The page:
Wenger got arrested for disorderly conduct and resisting at Art in the Park in Stevens point. The circuit court dismissed the DC but found him guilty, after a bench trial, of resisting. He claims insufficient evidence as to all three elements of resisting an officer:
- Defendant resisted an officer–Wenger claims his actions: making his body “stiff” such that the officers had a hard time getting him into the squad car, and also getting out of the car after the first time they got him in, do not meet the description of resisting found in the seminal case of State v. Welch, 37 Wis. 196 (1875) (too old for a link!). There the court said
[I]t is not enough that the execution of the [officer’s] process is opposed or obstructed or interrupted or hindered or prevented; the officer must be resisted…. And the resistance must be active and direct towards him. He may be balked, baffled, circumvented, frustrated, and yet not be resisted….
We do not hold that there must be actual force or even a common assault upon the officer. It is not easy to see how, but resistance may be possible, within our construction of the statute, without actual violence or technical assault.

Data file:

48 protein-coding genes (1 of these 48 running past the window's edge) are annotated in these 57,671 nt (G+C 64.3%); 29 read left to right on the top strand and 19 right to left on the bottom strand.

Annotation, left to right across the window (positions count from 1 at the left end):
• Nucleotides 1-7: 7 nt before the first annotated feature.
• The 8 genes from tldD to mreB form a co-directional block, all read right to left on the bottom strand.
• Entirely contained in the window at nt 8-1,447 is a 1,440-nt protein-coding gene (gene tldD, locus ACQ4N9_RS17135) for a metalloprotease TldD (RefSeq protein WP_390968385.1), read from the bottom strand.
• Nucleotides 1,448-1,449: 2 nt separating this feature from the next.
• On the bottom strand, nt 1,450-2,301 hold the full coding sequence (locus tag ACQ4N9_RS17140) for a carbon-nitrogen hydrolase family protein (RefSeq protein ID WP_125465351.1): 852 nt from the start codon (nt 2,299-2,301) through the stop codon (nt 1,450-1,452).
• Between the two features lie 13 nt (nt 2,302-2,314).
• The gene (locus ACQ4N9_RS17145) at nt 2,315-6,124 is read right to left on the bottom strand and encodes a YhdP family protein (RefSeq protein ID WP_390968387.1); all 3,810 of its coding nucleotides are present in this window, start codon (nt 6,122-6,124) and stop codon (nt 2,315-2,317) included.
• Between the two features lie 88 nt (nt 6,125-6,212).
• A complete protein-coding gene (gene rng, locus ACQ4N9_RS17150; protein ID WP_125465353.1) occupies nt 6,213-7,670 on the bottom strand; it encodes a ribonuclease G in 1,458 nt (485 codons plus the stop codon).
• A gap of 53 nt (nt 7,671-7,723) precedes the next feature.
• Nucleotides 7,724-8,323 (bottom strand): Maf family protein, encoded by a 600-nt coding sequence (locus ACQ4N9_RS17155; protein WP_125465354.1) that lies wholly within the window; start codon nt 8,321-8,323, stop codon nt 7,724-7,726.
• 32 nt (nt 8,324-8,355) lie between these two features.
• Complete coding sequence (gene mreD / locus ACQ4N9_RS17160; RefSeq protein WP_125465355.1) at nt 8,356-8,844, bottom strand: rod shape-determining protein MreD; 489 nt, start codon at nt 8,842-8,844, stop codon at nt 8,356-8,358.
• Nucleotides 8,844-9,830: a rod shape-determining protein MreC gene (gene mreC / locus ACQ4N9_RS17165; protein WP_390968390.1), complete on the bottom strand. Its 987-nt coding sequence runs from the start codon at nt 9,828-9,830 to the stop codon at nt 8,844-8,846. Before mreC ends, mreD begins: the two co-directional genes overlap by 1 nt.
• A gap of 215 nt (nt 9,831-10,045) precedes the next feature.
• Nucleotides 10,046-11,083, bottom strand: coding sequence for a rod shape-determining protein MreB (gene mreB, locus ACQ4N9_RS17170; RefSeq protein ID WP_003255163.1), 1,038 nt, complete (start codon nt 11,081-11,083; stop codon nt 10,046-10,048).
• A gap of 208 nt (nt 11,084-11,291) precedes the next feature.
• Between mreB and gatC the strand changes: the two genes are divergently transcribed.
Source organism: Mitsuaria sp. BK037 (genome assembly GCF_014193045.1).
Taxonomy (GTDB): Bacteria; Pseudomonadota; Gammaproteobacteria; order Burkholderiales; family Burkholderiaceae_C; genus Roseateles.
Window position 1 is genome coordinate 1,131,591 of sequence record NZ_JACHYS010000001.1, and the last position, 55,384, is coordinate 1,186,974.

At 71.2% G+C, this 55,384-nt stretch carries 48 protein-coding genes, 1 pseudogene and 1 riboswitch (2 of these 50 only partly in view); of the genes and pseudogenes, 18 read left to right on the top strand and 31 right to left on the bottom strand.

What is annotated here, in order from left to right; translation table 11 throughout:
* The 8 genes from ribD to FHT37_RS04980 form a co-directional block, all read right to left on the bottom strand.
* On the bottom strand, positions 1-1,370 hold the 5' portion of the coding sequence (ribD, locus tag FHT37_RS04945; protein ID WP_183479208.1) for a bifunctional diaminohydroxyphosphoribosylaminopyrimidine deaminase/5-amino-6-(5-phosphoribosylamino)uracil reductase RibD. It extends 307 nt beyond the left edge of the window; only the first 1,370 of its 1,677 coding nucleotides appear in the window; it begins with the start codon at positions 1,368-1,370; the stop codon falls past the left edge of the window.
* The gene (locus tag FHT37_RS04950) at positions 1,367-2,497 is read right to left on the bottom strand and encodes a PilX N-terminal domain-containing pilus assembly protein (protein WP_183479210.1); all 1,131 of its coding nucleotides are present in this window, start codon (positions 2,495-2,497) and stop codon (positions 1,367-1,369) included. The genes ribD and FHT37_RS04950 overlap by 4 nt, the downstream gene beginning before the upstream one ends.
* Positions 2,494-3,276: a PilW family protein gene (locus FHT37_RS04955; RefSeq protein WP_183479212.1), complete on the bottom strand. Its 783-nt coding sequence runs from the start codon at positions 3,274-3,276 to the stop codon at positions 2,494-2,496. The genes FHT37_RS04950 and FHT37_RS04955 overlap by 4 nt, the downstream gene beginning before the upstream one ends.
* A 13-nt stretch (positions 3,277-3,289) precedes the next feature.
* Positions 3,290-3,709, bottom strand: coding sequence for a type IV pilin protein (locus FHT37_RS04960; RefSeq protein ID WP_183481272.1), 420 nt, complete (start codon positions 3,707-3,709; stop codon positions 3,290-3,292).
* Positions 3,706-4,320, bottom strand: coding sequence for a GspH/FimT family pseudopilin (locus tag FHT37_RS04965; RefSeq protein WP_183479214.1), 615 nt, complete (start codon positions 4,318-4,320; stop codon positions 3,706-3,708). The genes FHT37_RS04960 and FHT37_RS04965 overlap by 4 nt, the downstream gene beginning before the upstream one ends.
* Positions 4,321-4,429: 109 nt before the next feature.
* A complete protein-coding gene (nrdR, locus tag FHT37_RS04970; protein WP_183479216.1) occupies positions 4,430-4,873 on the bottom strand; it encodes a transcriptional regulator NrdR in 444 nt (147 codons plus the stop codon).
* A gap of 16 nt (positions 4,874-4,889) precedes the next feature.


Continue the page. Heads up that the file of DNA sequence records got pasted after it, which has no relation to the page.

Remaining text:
Here the court finds the stiffening sufficiently active, rejecting the argument that it was akin to passively “going limp.” (¶13).
- Officer acting in official capacity and with lawful authority–Wenger argues that because the disorderly conduct was dismissed, the officers lacked probable cause to arrest him in the first place. The court turns this argument back by observing that the dismissal came because the court found the state could not meet the much higher burden of proof beyond a reasonable doubt. It goes on to say that Wenger’s actions–basically, engaging in disturbing conduct toward other patrons of the festival and then yelling at the police–created probable cause for disorderly conduct. (¶¶18-20).
- Defendant knew of lawful authority–the court rejects Wenger’s argument that the fact that he was shouting that the officers were violating his rights and asking bystanders to be his witnesses meant he did not know of believe the cops’ actions were lawful. The court notes that sometimes people say things they know to be false, and finds that other evidence was sufficient to support the trial court’s finding on this point. (¶25).
The court finally rejects Wenger’s argument that, even after State v. Hobson, 218 Wis. 2d 350, 577 N.W.2d 825 (1998), there is a common-law privilege to resist arrests where police use unreasonable force, saying even if there were such a privilege, the officers here acted reasonably. (¶¶26-28).